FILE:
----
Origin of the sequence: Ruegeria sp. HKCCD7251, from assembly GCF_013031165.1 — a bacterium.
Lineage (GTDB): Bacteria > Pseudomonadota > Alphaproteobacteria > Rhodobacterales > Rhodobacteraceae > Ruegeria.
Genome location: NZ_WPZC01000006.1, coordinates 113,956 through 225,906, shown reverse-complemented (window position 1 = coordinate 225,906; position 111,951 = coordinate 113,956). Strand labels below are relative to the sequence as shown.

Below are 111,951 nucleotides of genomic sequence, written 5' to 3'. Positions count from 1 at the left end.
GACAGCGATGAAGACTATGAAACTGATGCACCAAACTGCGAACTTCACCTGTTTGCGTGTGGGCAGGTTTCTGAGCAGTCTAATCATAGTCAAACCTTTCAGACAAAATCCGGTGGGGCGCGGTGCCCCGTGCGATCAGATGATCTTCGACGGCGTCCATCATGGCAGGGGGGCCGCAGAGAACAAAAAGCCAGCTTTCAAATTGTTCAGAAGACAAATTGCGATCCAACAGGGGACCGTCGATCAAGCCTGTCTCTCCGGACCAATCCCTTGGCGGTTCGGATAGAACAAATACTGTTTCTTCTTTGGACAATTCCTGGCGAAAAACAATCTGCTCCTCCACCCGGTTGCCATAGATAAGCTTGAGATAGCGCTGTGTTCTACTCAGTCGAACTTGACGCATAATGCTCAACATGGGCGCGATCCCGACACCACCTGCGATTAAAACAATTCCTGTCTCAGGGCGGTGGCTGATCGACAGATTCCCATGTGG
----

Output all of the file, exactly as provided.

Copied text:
Origin of the sequence: Ruegeria sp. HKCCD7251, from assembly GCF_013031165.1 — a bacterium.
Lineage (GTDB): Bacteria > Pseudomonadota > Alphaproteobacteria > Rhodobacterales > Rhodobacteraceae > Ruegeria.
Genome location: NZ_WPZC01000006.1, coordinates 113,956 through 225,906, shown reverse-complemented (window position 1 = coordinate 225,906; position 111,951 = coordinate 113,956). Strand labels below are relative to the sequence as shown.

Below are 111,951 nucleotides of genomic sequence, written 5' to 3'. Positions count from 1 at the left end.
GACAGCGATGAAGACTATGAAACTGATGCACCAAACTGCGAACTTCACCTGTTTGCGTGTGGGCAGGTTTCTGAGCAGTCTAATCATAGTCAAACCTTTCAGACAAAATCCGGTGGGGCGCGGTGCCCCGTGCGATCAGATGATCTTCGACGGCGTCCATCATGGCAGGGGGGCCGCAGAGAACAAAAAGCCAGCTTTCAAATTGTTCAGAAGACAAATTGCGATCCAACAGGGGACCGTCGATCAAGCCTGTCTCTCCGGACCAATCCCTTGGCGGTTCGGATAGAACAAATACTGTTTCTTCTTTGGACAATTCCTGGCGAAAAACAATCTGCTCCTCCACCCGGTTGCCATAGATAAGCTTGAGATAGCGCTGTGTTCTACTCAGTCGAACTTGACGCATAATGCTCAACATGGGCGCGATCCCGACACCACCTGCGATTAAAACAATTCCTGTCTCAGGGCGGTGGCTGATCGACAGATTCCCATGTGG